But thank you for the lovely comments. They made me think about several additional issues. One is the issue of Unbloggability--issues that occur in our lives that we cannot blog about due to personal and/or professional obligations, yet they often take up a lot of our mental space. The Unbloggable makes the distinction between a blog and a journal perfectly clear. But what do we do on our blogs while in the midst of the Unbloggable? It often seems false and/or unsatisfying to write posts on other topics, especially since they often end up being fluff. So perhaps we just blog less.
Are we going through a time when many of us have the Unbloggables? Is it a cohort effect? Is it tied to the economy and changing national mood? Do we need a space where we can blog our Unbloggables anonymously? Ms. Prufrock tried setting that up for us at Swallow The Key, but that site has been quiet since November.
Then there is the issue of identity, which I think is Profgrrrrl is referring to in her comment and she has mentioned previously on her blog. If we start out as an academic blog and circumstances in our lives change so that our daily concerns and thoughts are on non-academic issues, do we go with it? Will we lose/disappoint our original readers? Do we have an obligation to them? Do we want to see ourselves as something other than an academic (or literary or what-have-you) blog? I felt this way when going through some of the worst of Angel's leaving. Some of it seemed unbloggable because I became aware just how easy it was for people IRL to find my blog and there were aspects I didn't want to share with some people. I also felt too much would alter my identity as an academic blogger to an empty nest blogger (a category I don't even think exists--yet) and I wasn't sure that was something I wanted.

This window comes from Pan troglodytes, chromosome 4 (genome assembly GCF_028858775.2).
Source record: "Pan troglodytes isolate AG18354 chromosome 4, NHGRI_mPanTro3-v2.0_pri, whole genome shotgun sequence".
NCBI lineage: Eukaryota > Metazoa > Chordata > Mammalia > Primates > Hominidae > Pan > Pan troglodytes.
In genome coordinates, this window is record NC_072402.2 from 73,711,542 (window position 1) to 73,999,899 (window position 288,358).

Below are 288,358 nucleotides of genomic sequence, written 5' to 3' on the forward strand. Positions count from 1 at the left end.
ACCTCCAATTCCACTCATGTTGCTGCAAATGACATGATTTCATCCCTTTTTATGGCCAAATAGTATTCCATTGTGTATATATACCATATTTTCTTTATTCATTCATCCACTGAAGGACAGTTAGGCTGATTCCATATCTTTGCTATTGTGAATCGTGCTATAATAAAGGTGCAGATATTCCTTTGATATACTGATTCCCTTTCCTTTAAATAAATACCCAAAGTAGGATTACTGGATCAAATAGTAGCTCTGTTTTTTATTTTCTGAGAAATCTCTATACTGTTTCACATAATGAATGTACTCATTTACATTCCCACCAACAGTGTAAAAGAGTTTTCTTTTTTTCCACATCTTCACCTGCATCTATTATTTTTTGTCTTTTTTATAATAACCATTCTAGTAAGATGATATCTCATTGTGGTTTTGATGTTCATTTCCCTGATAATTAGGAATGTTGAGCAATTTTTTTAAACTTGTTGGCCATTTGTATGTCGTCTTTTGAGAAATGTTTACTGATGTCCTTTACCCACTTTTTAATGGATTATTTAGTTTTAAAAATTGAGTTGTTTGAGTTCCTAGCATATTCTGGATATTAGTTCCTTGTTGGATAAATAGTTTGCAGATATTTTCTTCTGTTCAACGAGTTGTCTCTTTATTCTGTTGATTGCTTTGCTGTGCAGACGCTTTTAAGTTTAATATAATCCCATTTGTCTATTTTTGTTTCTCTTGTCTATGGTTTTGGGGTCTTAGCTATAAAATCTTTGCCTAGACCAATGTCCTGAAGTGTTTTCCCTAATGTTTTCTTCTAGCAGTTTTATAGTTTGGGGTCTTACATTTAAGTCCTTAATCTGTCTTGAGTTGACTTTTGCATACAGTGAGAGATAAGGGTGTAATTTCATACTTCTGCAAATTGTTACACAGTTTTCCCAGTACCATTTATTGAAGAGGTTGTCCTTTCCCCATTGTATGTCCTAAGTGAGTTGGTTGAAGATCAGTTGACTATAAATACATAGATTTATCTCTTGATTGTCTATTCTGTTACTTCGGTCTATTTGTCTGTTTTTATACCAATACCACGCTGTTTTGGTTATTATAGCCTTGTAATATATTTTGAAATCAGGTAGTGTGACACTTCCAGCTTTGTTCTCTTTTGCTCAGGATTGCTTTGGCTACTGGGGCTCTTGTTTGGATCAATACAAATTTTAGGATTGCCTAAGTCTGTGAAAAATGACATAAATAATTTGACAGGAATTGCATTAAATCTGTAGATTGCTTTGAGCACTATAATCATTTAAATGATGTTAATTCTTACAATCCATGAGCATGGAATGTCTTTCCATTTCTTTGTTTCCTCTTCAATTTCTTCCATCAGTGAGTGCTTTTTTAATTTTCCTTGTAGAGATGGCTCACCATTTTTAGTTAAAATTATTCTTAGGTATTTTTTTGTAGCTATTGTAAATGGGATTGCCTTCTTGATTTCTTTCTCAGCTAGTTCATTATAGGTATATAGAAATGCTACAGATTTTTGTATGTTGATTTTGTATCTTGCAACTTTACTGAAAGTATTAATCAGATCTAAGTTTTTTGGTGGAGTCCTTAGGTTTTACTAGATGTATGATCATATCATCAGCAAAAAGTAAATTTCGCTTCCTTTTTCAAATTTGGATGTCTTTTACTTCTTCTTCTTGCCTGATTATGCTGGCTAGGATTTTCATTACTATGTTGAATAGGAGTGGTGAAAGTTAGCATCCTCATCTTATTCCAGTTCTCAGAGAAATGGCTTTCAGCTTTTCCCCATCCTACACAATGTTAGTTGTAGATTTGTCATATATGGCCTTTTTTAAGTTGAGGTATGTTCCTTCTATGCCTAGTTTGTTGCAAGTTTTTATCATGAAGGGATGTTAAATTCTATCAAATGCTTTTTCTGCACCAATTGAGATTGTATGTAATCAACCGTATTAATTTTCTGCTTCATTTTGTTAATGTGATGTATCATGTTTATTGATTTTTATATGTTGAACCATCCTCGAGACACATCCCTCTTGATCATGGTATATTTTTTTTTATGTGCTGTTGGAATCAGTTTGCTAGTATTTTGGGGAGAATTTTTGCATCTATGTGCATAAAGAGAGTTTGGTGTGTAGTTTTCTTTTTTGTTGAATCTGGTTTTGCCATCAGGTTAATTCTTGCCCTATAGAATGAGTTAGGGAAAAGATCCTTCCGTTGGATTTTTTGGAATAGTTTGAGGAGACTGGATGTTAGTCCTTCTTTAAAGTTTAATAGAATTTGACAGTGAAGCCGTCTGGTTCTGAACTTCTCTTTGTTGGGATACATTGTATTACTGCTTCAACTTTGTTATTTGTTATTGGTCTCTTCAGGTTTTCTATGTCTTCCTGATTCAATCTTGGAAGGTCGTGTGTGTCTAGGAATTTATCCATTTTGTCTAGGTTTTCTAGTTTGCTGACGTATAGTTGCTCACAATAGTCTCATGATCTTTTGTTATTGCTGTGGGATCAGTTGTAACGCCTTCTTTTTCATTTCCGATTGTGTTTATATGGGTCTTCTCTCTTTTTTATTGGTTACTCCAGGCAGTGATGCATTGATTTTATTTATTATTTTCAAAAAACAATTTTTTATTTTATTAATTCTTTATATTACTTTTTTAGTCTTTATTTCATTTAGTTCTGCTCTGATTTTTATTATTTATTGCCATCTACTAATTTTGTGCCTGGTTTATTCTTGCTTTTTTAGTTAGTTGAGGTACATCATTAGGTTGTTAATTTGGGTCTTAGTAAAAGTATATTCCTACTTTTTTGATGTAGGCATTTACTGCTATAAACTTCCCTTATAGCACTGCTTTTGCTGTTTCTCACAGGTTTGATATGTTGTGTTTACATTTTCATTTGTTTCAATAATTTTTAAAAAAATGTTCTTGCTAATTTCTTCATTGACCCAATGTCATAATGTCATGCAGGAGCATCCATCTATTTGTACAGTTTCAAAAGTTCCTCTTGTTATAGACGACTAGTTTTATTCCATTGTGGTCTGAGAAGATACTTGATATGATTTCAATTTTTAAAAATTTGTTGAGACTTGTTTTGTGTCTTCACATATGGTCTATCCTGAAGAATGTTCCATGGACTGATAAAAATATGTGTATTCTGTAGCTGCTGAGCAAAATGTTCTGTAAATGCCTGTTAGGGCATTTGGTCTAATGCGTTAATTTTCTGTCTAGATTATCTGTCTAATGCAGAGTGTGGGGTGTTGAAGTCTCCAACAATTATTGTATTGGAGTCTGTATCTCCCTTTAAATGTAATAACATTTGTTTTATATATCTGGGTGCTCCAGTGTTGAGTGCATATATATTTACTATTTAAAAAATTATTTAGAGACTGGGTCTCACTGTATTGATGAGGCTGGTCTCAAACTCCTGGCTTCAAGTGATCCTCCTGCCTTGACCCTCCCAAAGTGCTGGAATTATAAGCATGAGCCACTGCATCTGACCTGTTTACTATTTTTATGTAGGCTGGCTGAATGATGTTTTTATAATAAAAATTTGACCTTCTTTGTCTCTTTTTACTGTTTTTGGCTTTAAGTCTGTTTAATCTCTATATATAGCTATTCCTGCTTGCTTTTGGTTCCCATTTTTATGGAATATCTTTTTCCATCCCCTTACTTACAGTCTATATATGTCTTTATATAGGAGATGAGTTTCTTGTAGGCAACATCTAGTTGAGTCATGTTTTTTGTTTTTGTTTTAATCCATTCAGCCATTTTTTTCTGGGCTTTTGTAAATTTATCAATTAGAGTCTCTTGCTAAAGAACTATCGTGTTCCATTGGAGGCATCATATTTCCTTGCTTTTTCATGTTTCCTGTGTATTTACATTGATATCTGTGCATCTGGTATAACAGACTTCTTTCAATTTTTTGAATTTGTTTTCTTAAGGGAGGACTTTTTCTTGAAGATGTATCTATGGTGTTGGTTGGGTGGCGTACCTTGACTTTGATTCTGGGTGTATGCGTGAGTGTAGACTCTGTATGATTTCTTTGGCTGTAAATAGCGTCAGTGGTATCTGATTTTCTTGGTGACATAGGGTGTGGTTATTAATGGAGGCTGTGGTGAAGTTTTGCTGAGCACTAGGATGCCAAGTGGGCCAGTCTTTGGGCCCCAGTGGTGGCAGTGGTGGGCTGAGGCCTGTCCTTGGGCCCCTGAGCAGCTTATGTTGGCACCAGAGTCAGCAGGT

However if I look past my own identity concerns and think about bloggers I have been following for a while, whether they were academic bloggers, literary bloggers, or feminist mother bloggers to start, who have changed the tone and content of their blog due to changes in their lives, I realize I not only don't stop reading or get disappointed, but often enjoy them more. I think what turns me off a blog is inauthenticity. Following life's twists and turns and how people reconcile their roles and identities is fascinating to me. So perhaps we all need to be kinder to ourselves and give ourselves the same leeway we give our friends.
FYI...I played around with Twitter last night, figuring I should give it a try before stating it doesn't work for me. So far its not doing too much but I'll give it a week or so before I make an official ruling.